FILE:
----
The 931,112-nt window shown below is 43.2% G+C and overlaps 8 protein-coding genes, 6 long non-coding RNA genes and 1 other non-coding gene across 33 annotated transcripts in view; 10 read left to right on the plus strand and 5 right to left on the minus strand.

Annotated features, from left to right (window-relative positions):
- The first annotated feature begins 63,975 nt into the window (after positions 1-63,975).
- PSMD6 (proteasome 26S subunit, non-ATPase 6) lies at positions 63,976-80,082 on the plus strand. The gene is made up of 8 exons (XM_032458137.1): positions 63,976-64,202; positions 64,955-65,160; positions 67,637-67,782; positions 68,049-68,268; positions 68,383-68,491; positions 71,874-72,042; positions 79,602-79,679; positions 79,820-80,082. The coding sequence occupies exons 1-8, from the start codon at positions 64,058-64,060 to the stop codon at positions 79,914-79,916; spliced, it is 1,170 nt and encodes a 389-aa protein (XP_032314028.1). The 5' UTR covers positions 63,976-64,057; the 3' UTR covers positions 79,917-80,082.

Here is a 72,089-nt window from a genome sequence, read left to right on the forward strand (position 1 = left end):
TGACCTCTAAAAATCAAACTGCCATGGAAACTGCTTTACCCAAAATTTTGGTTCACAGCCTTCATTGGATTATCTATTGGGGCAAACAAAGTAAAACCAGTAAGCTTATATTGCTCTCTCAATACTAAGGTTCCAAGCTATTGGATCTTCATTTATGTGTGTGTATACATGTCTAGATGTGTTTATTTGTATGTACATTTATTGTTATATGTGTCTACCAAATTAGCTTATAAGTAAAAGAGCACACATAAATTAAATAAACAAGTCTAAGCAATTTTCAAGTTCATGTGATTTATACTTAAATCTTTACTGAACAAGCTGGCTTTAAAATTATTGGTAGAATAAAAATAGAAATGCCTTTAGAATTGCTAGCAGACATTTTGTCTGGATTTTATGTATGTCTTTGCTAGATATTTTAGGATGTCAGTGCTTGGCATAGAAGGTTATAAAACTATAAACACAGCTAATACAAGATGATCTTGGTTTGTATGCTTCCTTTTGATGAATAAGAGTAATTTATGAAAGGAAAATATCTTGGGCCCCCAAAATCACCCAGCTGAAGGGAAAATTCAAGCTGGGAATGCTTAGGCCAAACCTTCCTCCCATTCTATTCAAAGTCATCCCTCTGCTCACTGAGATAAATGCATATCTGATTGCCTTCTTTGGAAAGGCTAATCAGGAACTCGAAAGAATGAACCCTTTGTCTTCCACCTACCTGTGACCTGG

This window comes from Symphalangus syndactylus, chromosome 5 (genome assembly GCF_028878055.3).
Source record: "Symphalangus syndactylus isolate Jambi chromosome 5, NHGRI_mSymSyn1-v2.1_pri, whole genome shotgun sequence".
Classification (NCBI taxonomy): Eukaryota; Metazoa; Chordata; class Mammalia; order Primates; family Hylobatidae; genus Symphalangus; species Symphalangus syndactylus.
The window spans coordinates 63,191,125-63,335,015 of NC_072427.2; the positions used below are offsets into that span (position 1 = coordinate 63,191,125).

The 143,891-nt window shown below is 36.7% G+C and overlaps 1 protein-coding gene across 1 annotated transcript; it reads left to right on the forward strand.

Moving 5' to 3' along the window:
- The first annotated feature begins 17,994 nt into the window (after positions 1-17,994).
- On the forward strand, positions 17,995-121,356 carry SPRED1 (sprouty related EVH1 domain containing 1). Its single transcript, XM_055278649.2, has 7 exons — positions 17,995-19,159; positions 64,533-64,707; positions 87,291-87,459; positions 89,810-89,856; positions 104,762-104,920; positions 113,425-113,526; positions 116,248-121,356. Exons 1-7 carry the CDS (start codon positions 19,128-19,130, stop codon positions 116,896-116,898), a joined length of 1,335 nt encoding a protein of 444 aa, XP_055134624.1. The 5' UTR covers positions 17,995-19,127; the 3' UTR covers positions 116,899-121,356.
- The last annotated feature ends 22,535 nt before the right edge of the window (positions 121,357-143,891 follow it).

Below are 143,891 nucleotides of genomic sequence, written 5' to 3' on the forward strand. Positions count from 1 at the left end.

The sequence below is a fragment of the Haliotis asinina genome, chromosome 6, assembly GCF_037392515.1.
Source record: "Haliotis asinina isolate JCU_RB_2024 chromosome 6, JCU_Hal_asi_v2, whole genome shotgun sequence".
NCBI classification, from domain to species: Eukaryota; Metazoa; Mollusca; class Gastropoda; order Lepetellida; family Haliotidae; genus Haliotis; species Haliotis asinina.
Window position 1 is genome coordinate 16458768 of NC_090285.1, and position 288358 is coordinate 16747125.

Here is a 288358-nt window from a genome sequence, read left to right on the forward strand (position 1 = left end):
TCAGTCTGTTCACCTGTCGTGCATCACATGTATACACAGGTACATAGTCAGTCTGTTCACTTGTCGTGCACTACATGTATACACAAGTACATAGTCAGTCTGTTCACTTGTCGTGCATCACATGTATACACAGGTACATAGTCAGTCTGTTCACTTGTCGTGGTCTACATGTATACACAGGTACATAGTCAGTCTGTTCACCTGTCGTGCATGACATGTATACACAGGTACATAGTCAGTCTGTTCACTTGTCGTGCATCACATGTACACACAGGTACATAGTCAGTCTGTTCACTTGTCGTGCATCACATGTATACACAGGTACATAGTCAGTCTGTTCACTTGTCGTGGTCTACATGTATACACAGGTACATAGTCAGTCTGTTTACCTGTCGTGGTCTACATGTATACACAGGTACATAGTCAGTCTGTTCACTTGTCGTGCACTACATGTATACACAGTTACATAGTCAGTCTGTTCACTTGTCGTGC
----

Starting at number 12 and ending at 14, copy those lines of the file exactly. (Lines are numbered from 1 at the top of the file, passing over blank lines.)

Moving 5' to 3' along the window:
- The first annotated feature begins 17,994 nt into the window (after positions 1-17,994).
- On the forward strand, positions 17,995-121,356 carry SPRED1 (sprouty related EVH1 domain containing 1). Its single transcript, XM_055278649.2, has 7 exons — positions 17,995-19,159; positions 64,533-64,707; positions 87,291-87,459; positions 89,810-89,856; positions 104,762-104,920; positions 113,425-113,526; positions 116,248-121,356. Exons 1-7 carry the CDS (start codon positions 19,128-19,130, stop codon positions 116,896-116,898), a joined length of 1,335 nt encoding a protein of 444 aa, XP_055134624.1. The 5' UTR covers positions 17,995-19,127; the 3' UTR covers positions 116,899-121,356.